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Here Comes the Sun
October 25, 2010
Solar thermal systems slated for three GW residence halls.
By the end of the spring 2011 semester, GW will have the largest source of on-site solar power in Washington, D.C. with solar thermal systems in three GW residence halls installed by Skyline Innovations, a local solar energy company.
“We are excited to bring solar thermal systems to GW’s residence halls and have the largest solar thermal system in D.C.,” says Alicia O’Neil, senior associate vice president for operations.
A solar thermal system will be installed in Building JJ on F Street later this fall, and systems will be installed in 1959 E Street and Ivory Tower in the spring. The sunlight is converted to thermal energy. The heat is then sent to a hot water tank, which pumps out water to be used in the residence hall.
“These new solar systems work toward two key Climate Action Plan goals – using our campus as a test-bed for renewable technologies and generating 10 percent of energy from on-campus renewable sources by 2040,” Ms. O’Neil says. “These pilot systems will help us explore how to expand the future use of this technology.”
Skyline will cover all the installation costs, and GW will pay Skyline for the hot water the systems produce.
“Skyline is excited to partner with GW to bring such a substantial solar installation to the District,” says Zach Axelrod, Skyline’s chief executive officer. “The passion for sustainable development and environmental stewardship demonstrated by GW is invigorating and reassuring as we strive to bring affordable solar power to D.C.”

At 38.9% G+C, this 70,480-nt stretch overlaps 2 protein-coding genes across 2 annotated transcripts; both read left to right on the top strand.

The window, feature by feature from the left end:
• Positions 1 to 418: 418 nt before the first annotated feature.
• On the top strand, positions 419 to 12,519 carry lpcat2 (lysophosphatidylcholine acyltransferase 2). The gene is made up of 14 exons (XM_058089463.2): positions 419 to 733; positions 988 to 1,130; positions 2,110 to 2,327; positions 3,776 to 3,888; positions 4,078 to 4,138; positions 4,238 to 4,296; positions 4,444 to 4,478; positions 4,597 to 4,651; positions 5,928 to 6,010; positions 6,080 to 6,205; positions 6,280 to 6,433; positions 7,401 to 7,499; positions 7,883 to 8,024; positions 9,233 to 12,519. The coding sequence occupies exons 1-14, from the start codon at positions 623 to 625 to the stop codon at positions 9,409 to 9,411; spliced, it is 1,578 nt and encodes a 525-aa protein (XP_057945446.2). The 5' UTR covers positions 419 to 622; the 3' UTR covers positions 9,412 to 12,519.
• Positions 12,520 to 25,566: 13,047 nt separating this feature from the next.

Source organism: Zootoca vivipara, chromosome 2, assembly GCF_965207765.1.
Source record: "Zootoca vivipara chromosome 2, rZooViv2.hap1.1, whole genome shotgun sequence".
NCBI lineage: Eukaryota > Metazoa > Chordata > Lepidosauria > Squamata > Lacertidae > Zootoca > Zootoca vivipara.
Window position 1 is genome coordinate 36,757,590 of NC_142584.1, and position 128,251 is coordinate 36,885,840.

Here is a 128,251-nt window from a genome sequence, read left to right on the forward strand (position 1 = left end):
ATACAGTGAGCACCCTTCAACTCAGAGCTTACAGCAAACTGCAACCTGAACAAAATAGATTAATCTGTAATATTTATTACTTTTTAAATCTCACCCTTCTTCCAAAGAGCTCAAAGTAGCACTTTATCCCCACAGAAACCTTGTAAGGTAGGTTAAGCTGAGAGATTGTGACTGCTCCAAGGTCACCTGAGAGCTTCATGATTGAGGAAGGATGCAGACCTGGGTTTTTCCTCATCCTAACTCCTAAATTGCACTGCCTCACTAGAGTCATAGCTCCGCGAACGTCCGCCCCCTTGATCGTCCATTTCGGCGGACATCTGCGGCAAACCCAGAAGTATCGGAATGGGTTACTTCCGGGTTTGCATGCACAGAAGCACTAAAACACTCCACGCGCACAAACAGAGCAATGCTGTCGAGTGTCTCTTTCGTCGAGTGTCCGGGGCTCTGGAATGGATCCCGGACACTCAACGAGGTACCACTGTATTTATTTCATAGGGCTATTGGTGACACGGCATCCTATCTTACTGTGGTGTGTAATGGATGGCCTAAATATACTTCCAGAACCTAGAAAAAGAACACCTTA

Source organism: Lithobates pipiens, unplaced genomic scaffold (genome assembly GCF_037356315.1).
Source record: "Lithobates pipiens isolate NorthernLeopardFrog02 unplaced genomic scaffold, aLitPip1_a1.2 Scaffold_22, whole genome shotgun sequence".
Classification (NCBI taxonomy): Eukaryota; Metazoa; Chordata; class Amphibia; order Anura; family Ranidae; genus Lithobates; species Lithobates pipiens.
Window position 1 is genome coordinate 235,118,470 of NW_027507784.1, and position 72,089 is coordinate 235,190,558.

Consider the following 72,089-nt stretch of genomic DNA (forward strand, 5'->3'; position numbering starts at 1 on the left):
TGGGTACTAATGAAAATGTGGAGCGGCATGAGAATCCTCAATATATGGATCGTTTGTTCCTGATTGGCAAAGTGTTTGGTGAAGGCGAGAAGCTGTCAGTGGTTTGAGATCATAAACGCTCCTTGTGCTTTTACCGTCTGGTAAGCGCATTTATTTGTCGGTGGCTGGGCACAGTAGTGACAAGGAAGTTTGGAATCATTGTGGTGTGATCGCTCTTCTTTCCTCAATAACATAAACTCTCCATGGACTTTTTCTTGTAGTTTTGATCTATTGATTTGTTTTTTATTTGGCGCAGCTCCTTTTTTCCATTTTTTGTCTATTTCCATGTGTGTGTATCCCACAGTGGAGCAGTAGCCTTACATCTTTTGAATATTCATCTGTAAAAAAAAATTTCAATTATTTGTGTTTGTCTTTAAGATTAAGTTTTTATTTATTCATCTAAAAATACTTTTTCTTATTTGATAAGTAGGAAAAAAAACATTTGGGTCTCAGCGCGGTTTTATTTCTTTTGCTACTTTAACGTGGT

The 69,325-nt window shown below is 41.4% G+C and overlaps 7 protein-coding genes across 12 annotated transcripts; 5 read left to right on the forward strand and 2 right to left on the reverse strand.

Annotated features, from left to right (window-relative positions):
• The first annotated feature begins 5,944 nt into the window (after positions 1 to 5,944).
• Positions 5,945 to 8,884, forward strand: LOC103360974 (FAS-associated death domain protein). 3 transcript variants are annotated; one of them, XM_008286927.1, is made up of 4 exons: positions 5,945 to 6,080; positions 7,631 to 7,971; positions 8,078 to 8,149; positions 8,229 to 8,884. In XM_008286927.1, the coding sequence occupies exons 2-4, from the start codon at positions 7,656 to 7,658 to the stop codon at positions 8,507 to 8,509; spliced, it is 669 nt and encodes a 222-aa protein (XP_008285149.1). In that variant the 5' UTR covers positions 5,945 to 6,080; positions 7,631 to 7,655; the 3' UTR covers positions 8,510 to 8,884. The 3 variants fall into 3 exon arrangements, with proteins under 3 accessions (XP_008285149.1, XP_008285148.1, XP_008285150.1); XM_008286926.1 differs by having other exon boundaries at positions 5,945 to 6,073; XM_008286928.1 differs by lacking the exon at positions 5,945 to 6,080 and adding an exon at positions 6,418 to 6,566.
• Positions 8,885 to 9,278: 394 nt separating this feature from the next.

The solar installations are in accordance with GW’s 2010 Climate Action Plan which targets carbon neutrality by 2040. By making buildings more efficient, using cleaner energy and encouraging the GW community to do its part, the university plans to reduce its carbon emissions by 40 percent by 2025 and 80 percent by 2040. The remaining carbon emissions will be mitigated through the purchase of local offsets, such as planting trees.
The systems will reduce about 70 tons of carbon annually, which is the equivalent of removing 14 cars from the road permanently or planting more than 70 trees every year, says Mr. Axelrod.
“By capturing solar energy, the building obviates the need to consume fossil fuel energy for water heating purposes,” says Mr. Axelrod.
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